Conditional Discharge and Deprivation of Liberty – A change for the better
The wrongs of RB corrected (almost)
During 2015, new case law has fundamentally changed the way in which restricted patients are discharged from hospital into the community. Prior to this new case law, the position was that First Tier Tribunals (Mental Health) were unable to direct a conditional discharge of a restricted patient on conditions that when implemented would result in a deprivation of liberty. (RB v Secretary of State for Justice  UKUT 454 (AAC)).
However there have been two cases this year which has changed the status quo. The first is the case of Secretary of State for Justice v KC and Calderstones Partnership NHS Foundation Trust  UKUT 376 (AAC) (The KC Case) in which Mr Justice Charles decided that Tribunals can discharge patients on conditions that give rise to a deprivation of liberty, provided those conditions have been authorised by DOLS or by a Welfare Order under the Mental Capacity Act 2005.
The impact of this case was that for those patients who lack capacity to make decisions about their accommodation and treatment in the community, they could now be conditionally discharged with the appropriate provision of the Mental Capacity Act authorising their deprivation of liberty. However the position for patients who do have capacity to make such decisions was unclear.
Mr Justice Charles made non-binding obiter comments in the KC case that patients with capacity could give valid and real consent to conditions amounting to a deprivation of liberty after consultation with their lawyers. However he identified that there were practical problems arising from the ability of patients to withdraw their consent once it has been given. If a patient suddenly decided to withdraw his consent to the conditions depriving him of his liberty, then this would make any subsequent deprivation of the patient’s liberty unlawful and so those providing care and support in the community may not be willing to take the risk that the patient may withdraw his consent.
Mr Justice Charles suggested that a way of getting around this problem was for the consent of the patient to be given for a set period of time or until the expiry of a reasonable period of notice but made no further comments on this issue in the KC case.
Then came the case of MM v WL Clinic  UKUT 644 (AAC), which was heard on 23 November 2015 which was again decided by Mr Justice Charles. This case was concerned with the specific issue of whether a capacitous patient can give valid consent to conditions of a conditional discharge that objectively amounted to a deprivation of liberty.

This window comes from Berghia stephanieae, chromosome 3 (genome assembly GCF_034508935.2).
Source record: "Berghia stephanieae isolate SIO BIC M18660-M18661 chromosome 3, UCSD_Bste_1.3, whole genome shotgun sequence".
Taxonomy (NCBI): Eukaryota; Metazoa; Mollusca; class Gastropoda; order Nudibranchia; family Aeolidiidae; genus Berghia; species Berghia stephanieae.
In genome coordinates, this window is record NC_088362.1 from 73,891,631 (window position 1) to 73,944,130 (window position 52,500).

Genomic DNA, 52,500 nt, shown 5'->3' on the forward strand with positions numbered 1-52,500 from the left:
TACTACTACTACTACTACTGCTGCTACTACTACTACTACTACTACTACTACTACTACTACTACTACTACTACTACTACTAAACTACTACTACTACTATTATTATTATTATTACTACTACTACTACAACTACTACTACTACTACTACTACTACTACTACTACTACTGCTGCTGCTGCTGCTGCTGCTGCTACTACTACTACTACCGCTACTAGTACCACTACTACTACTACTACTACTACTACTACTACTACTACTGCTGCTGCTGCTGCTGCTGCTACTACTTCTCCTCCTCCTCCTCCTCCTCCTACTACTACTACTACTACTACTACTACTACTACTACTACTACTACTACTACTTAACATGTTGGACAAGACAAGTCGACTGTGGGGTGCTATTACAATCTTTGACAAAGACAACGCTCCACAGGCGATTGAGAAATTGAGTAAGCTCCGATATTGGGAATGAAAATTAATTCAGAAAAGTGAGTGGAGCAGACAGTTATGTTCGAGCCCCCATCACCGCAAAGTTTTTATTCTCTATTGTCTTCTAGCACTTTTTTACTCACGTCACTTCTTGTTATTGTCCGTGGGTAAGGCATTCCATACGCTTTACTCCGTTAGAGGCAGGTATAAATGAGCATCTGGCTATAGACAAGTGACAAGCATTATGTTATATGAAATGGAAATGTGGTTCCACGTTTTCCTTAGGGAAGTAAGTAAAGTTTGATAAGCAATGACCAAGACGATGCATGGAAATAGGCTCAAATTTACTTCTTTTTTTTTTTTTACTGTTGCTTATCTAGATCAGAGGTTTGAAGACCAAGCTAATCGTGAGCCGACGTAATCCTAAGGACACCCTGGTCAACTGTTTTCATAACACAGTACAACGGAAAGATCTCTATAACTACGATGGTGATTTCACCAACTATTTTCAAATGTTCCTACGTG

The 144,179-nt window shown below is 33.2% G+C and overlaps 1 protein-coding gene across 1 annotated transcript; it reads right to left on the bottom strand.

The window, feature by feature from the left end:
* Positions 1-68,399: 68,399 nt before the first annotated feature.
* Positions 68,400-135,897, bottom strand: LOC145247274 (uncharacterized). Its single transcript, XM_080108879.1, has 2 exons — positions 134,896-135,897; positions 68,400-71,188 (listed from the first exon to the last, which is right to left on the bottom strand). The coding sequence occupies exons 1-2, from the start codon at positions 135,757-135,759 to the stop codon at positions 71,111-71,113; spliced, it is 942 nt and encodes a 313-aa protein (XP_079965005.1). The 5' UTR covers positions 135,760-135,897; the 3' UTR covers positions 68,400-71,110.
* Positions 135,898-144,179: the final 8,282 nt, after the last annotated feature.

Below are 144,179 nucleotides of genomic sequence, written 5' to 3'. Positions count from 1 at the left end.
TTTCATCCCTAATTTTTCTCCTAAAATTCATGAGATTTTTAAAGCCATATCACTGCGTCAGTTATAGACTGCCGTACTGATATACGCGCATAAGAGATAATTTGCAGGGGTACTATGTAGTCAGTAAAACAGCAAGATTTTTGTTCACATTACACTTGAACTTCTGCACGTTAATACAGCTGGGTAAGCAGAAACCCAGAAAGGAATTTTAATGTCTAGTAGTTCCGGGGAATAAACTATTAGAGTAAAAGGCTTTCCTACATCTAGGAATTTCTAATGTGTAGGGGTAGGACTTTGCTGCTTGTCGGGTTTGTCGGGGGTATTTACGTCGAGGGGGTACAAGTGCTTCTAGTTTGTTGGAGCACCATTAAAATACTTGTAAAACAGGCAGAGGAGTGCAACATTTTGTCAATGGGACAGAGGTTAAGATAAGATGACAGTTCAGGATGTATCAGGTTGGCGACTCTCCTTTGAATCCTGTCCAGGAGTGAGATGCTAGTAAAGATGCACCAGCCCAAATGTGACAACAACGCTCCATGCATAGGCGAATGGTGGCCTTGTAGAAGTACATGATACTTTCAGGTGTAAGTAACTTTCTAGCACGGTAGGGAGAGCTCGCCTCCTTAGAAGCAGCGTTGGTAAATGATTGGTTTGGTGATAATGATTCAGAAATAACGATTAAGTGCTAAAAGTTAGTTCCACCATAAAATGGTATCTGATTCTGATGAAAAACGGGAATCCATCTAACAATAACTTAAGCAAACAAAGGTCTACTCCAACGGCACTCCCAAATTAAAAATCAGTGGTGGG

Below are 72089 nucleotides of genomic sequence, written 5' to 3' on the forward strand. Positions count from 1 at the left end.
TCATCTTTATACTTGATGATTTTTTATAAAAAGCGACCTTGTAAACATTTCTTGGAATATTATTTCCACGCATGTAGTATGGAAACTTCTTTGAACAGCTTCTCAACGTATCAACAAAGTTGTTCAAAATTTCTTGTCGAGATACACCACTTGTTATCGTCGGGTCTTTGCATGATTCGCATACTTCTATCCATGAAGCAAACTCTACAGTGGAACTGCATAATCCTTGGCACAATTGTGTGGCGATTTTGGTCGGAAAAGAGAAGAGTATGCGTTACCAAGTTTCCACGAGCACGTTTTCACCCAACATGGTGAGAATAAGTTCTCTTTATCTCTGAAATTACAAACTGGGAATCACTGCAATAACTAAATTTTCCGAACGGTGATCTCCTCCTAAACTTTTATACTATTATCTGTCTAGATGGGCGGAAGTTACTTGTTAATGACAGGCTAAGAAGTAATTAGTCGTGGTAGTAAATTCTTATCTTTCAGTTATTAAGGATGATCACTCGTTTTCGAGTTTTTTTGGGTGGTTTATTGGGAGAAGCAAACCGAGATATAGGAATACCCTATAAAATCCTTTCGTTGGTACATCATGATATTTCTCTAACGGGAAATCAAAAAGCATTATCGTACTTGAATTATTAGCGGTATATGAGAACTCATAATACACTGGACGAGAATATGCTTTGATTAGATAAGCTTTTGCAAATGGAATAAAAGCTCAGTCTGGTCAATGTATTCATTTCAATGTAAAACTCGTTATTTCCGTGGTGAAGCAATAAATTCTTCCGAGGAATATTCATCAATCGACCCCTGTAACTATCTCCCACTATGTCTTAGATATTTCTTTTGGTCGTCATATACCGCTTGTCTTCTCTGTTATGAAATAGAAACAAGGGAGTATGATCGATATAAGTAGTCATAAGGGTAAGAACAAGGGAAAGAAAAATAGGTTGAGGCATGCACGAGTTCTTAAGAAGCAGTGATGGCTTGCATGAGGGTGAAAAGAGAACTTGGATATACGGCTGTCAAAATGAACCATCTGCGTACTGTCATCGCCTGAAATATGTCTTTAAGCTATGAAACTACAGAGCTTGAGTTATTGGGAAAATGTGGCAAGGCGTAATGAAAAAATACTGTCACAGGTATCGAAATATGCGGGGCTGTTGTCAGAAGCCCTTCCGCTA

Mr Justice Charles decided that a capacitous patient can give valid and effective consent to conditions of a conditional discharge that amount to a deprivation of liberty on the grounds mentioned in paragraph 64 of the judgment which state that:
“ i) a capacitous restricted patient (like the Court of Protection or a DOLS decision maker in respect of a restricted patient who lacks the relevant capacity) has a real choice founded on the advantages and disadvantages and so the merits of the proposed placement assessed through the eyes of the restricted patient to consent to such conditions and that
ii) any such condition is most unlikely to be driven by a threat that he might be recalled to hospital.
This is because he is not being presented with a choice between two alternatives that can be imposed on him and the driver for his consent would be a move from hospital to a placement outside hospital which he has concluded is in his best interests because, for example, in his view that would be a step towards his absolute discharge into the community.”
Mr Justice Charles stated in paragraph 66 of the judgment that before a Tribunal directs a conditional discharge, it should consider whether,
“i) the consent is freely given and so is based on a real choice founded on an exercise of the patient’s liberty to make his own choices and so his autonomy, and
ii) the situation on the ground that it will create satisfies the test for a conditional discharge set by s. 73 of the Mental Health Act 1983”
When Mr Justice Charles talks about the “situation on the ground that is created” he is referring to the practicalities of the conditional discharge being able to run effectively given that the patient is able to withdraw his consent at any time. In this case, no arguments were put forward as to how the patient’s right to withdraw his consent would be dealt with.
In my opinion, I would suggest that a legal document could be drafted on behalf of the patient to say that he consents to the conditions of the conditional discharge and the care plan at the community placement and that the patient would give 72 hours’ notice of his intention to withdraw his consent to such conditions, if he wished to do so.
I consider that if the patient gave 72 hours’ notice of his intention to withdraw his consent, then this would give adequate time for the patient’s care team to decide whether or not the patient needs to be recalled to hospital and so the conditional discharge could operate effectively.
It would be interesting to see how solicitors advise their clients around the right to withdraw their consent and the effective running of a conditional discharge in future cases. It would also be interesting to see if the Secretary of State decides to appeal this case.
Watch this space.
Peter Edwards Law